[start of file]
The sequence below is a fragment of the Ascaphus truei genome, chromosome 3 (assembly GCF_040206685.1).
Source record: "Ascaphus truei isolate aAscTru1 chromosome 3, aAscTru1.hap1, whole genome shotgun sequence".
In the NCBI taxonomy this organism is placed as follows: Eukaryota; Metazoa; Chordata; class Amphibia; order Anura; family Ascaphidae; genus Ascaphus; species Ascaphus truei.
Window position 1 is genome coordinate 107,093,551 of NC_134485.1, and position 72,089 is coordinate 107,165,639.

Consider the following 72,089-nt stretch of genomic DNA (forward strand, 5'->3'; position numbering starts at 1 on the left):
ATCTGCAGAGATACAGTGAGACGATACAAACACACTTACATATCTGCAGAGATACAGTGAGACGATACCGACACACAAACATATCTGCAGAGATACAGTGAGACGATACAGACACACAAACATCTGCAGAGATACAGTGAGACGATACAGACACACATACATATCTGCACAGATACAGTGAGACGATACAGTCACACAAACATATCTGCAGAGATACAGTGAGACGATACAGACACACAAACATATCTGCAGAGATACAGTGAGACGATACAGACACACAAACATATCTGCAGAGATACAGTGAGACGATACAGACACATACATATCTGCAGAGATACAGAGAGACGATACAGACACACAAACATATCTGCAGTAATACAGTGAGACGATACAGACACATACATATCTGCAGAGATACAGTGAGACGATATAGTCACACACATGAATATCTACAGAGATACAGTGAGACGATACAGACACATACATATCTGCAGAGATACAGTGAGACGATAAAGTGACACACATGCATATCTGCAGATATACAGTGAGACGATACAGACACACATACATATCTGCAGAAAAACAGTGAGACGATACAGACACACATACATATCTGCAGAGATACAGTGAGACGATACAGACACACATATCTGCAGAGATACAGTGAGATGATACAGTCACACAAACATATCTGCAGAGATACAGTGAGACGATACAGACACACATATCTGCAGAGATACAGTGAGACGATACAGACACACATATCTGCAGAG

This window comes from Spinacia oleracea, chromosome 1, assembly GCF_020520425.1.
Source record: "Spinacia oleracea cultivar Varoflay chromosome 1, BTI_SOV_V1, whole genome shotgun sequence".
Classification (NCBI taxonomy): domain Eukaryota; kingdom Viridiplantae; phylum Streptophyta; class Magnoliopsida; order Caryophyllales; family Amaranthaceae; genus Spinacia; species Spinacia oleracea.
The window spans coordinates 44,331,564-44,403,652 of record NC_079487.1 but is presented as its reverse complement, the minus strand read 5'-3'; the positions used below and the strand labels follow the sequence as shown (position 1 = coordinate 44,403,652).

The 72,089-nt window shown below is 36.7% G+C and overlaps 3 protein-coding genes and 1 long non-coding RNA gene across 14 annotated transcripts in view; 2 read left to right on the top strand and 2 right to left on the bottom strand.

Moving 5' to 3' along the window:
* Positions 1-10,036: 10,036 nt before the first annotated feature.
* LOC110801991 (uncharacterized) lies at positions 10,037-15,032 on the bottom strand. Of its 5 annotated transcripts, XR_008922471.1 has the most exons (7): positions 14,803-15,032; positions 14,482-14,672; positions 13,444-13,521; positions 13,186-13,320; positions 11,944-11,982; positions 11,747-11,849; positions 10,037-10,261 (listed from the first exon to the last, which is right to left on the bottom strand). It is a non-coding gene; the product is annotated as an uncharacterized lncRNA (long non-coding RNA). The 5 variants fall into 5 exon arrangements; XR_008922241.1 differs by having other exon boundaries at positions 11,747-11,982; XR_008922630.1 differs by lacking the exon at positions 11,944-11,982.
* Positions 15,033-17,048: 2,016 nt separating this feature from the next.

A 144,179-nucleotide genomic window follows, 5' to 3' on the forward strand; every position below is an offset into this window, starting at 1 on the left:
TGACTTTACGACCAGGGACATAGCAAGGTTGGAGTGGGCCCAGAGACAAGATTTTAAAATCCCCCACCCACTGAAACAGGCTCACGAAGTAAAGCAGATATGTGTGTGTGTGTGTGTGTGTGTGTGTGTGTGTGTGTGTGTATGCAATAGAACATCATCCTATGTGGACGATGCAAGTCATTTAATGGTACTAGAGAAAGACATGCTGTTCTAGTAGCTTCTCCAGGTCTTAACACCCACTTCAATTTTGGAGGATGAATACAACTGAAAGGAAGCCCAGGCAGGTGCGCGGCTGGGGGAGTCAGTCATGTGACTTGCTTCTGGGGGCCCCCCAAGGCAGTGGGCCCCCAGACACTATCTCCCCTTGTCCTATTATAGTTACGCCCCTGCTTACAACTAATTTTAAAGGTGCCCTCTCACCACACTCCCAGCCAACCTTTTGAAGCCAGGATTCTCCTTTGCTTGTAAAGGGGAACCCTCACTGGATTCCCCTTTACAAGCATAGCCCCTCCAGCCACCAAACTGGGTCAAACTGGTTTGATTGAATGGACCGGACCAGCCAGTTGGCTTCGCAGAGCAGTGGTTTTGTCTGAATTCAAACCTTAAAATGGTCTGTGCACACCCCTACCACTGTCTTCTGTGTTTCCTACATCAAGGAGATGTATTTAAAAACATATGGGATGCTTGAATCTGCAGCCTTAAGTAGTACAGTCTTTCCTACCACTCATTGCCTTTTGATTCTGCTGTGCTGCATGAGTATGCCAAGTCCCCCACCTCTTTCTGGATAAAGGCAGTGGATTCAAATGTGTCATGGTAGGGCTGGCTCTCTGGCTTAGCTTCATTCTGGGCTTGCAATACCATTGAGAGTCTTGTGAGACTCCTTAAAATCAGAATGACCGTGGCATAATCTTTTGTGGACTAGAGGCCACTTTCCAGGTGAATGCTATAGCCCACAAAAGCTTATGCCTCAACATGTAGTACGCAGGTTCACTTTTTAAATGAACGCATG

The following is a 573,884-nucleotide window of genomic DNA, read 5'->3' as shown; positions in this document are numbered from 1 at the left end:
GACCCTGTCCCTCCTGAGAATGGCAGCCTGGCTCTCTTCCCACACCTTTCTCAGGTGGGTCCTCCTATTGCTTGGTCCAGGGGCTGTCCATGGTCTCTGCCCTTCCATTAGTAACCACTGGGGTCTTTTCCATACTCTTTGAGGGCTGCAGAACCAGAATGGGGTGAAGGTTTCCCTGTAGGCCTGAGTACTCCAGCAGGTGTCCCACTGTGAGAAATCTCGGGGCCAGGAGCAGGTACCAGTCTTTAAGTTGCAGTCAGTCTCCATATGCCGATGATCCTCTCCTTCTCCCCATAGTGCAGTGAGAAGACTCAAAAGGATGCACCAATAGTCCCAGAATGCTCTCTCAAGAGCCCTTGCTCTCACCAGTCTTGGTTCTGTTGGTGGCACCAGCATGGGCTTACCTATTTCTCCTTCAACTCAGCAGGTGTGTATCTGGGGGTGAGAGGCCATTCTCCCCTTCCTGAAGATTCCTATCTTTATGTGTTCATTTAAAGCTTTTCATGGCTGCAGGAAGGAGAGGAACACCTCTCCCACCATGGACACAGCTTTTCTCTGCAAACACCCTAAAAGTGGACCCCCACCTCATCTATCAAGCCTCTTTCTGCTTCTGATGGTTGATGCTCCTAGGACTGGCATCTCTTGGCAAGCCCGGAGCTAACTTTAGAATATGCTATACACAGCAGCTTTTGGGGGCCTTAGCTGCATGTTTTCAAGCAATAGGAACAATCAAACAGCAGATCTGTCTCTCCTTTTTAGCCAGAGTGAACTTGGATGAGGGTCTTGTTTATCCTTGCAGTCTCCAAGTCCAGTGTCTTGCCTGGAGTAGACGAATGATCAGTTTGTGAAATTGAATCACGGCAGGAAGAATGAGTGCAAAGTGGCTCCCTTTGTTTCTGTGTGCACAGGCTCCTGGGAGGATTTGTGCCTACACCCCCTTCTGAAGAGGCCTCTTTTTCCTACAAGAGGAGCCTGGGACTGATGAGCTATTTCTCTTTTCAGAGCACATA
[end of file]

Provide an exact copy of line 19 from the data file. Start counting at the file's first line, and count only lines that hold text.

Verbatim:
GACCCTGTCCCTCCTGAGAATGGCAGCCTGGCTCTCTTCCCACACCTTTCTCAGGTGGGTCCTCCTATTGCTTGGTCCAGGGGCTGTCCATGGTCTCTGCCCTTCCATTAGTAACCACTGGGGTCTTTTCCATACTCTTTGAGGGCTGCAGAACCAGAATGGGGTGAAGGTTTCCCTGTAGGCCTGAGTACTCCAGCAGGTGTCCCACTGTGAGAAATCTCGGGGCCAGGAGCAGGTACCAGTCTTTAAGTTGCAGTCAGTCTCCATATGCCGATGATCCTCTCCTTCTCCCCATAGTGCAGTGAGAAGACTCAAAAGGATGCACCAATAGTCCCAGAATGCTCTCTCAAGAGCCCTTGCTCTCACCAGTCTTGGTTCTGTTGGTGGCACCAGCATGGGCTTACCTATTTCTCCTTCAACTCAGCAGGTGTGTATCTGGGGGTGAGAGGCCATTCTCCCCTTCCTGAAGATTCCTATCTTTATGTGTTCATTTAAAGCTTTTCATGGCTGCAGGAAGGAGAGGAACACCTCTCCCACCATGGACACAGCTTTTCTCTGCAAACACCCTAAAAGTGGACCCCCACCTCATCTATCAAGCCTCTTTCTGCTTCTGATGGTTGATGCTCCTAGGACTGGCATCTCTTGGCAAGCCCGGAGCTAACTTTAGAATATGCTATACACAGCAGCTTTTGGGGGCCTTAGCTGCATGTTTTCAAGCAATAGGAACAATCAAACAGCAGATCTGTCTCTCCTTTTTAGCCAGAGTGAACTTGGATGAGGGTCTTGTTTATCCTTGCAGTCTCCAAGTCCAGTGTCTTGCCTGGAGTAGACGAATGATCAGTTTGTGAAATTGAATCACGGCAGGAAGAATGAGTGCAAAGTGGCTCCCTTTGTTTCTGTGTGCACAGGCTCCTGGGAGGATTTGTGCCTACACCCCCTTCTGAAGAGGCCTCTTTTTCCTACAAGAGGAGCCTGGGACTGATGAGCTATTTCTCTTTTCAGAGCACATA